Massachusetts police are on the lookout for a man who "terrorized" shoppers at a Walmart store by giving them what he called a "COVID hug."

The unidentified suspect approached a customer and took something out of his hand before giving him a hug. The suspect then told the man, "Just giving you a COVID hug. You now have COVID" before laughing and walking away, the Springfield Police Department said in a Facebook post Friday.

The customer, whose identity was not revealed, said he had never seen the man before. The incident happened at a Walmart store on Boston Road in Springfield on Aug. 15.

Police said the suspect did the same to several other customers, including a cancer survivor. They released a surveillance image showing the suspect dressed in a black shirt and grey camouflage shorts with black sneakers. The shirt had the word "Aero" printed on the front. He was also wearing a mask.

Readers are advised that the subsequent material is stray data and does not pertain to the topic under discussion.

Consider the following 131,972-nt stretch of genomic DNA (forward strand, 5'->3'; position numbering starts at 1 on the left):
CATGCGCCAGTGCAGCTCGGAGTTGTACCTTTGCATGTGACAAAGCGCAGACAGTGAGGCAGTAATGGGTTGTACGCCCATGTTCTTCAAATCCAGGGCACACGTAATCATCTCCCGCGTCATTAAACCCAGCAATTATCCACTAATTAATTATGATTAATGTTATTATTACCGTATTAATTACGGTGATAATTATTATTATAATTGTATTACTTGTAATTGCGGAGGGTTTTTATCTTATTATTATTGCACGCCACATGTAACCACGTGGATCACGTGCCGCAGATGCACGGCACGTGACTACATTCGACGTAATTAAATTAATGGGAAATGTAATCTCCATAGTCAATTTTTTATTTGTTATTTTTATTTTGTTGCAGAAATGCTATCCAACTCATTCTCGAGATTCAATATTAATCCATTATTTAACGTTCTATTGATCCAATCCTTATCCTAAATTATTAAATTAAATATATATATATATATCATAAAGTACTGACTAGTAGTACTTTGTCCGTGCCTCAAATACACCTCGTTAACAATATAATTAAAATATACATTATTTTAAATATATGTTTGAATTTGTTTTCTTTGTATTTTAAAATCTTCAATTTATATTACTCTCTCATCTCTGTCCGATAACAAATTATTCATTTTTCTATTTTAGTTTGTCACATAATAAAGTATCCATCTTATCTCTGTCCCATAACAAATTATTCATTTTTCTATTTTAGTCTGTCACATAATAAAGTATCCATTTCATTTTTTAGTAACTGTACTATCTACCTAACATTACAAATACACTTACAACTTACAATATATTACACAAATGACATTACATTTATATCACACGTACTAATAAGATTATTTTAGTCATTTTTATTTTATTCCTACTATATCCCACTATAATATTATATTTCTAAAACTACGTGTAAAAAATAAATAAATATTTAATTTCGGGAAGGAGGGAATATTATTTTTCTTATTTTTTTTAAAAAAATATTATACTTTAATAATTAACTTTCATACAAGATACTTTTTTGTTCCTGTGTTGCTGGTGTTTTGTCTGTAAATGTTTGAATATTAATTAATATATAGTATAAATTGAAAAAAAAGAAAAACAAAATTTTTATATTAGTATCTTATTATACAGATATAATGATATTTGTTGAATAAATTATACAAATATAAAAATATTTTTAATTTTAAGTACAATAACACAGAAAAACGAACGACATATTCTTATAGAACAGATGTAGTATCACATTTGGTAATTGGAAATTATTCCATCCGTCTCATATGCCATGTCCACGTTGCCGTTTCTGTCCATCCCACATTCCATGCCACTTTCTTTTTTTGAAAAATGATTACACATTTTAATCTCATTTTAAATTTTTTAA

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Speaking to local media outlet Masslive, Springfield Police Department Spokesman Ryan Walsh said they were taking the incident seriously and not considering it a "laughing matter."

The suspect was being sought for charges of assault, battery and making terroristic threats.

According to state law, anyone who communicates a threat either directly or indirectly, orally, in writing “or by other means” can be charged with making terroristic threats.

It is unclear if the suspect had coronavirus. Even if the man has not tested positive for COVID-19, saying that he does and approaching people in a threatening way could constitute a threat under Massachusetts state law. It would be similar to making a false bomb threat, Walsh told the outlet.

In a similar incident in April, a Kansas couple was caught on video coughing on other shoppers while walking inside a Walmart store shouting that they had coronavirus. The couple was arrested for a felony charge of criminal threat and a misdemeanor charge of disorderly conduct.

Walmart reported increased first-quarter profits following a surge in e-commerce sales for groceries and essential items from consumers stuck at home due to the coronavirus pandemic